List and Explanation of Security Watchwords for Fleet Drivers.

Among the common security watchwords typically encountered in transit systems include obeying all posted speed limits, ensuring the vehicle is safe to operate as well as ensuring the safety of any passengers and freight (Cervero, 1997). In view of the terrorist attacks of September 11, 2001, though, a new set of standards has emerged as well. For example, a September 11, 2001 Supplement to Passenger Transport from the American Public Transportation Association, "America Under Threat: Transit Responds To Terrorism" (2001), recommends that fleet drivers use some "common sense" when it comes to security issues, and can help by "just being more intensely aware of their surroundings" (p. 9); these authors also report that a number of transit systems across the country have added additional transit police and additional security measures.

Today, the Department of Homeland Security (DHS) (2005) recommends that everyone, including "those traveling in the transportation systems, should continue to be vigilant, take notice of their surroundings, and report suspicions items or activities to local authorities immediately" (p. 2). Finally, from an environmental safety perspective, the Environmental Protection Agency has mandated that fleet drivers avoid idling their engines to avoid contributing to the ozone problem (Mccaslin, 1998).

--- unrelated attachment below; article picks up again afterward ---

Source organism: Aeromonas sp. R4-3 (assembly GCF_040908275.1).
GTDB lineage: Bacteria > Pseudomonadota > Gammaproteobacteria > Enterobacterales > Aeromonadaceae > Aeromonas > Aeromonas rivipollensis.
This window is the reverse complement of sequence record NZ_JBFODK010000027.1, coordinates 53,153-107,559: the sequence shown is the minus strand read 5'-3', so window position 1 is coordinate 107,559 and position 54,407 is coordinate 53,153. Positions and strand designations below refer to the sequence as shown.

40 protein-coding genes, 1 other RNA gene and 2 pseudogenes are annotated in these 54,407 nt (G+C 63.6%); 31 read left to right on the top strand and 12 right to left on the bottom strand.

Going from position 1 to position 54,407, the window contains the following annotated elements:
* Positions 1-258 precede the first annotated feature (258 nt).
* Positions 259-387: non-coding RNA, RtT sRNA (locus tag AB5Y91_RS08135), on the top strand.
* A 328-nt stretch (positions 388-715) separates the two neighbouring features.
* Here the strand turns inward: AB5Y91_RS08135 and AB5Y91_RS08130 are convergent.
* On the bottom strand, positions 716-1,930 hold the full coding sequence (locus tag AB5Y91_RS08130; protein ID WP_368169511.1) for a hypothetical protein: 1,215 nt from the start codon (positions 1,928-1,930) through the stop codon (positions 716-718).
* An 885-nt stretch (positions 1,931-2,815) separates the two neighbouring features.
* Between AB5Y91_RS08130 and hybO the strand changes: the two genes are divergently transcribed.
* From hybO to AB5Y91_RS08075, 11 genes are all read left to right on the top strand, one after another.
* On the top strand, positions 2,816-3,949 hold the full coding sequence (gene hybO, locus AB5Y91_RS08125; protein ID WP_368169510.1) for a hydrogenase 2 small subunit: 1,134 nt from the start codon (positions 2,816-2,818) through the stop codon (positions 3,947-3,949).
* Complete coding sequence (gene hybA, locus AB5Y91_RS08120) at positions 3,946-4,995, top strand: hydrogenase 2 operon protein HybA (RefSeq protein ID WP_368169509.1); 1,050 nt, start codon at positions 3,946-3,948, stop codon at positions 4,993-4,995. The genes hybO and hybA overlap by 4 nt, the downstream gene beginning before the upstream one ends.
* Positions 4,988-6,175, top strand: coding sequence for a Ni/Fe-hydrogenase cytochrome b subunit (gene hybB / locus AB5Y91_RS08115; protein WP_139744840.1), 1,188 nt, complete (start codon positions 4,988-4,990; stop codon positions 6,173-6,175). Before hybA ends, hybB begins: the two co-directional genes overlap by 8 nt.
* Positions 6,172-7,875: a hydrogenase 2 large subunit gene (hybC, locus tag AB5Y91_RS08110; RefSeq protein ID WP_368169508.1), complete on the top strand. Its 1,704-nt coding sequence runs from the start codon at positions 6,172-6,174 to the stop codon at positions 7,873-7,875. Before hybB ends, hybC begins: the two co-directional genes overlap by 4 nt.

Procedures Required for a Severe Alert (Threat Condition Red).

Currently, the U.S. government has established the national threat level for the mass transit sector at an elevated risk, Code Yellow, for terrorist attack; this means that:

New long-term, sustainable security measures tailored to the unique design of each region's transit system are now in place throughout the mass transit sector;

Many transit systems will maintain a strengthened baseline level of preparedness; and,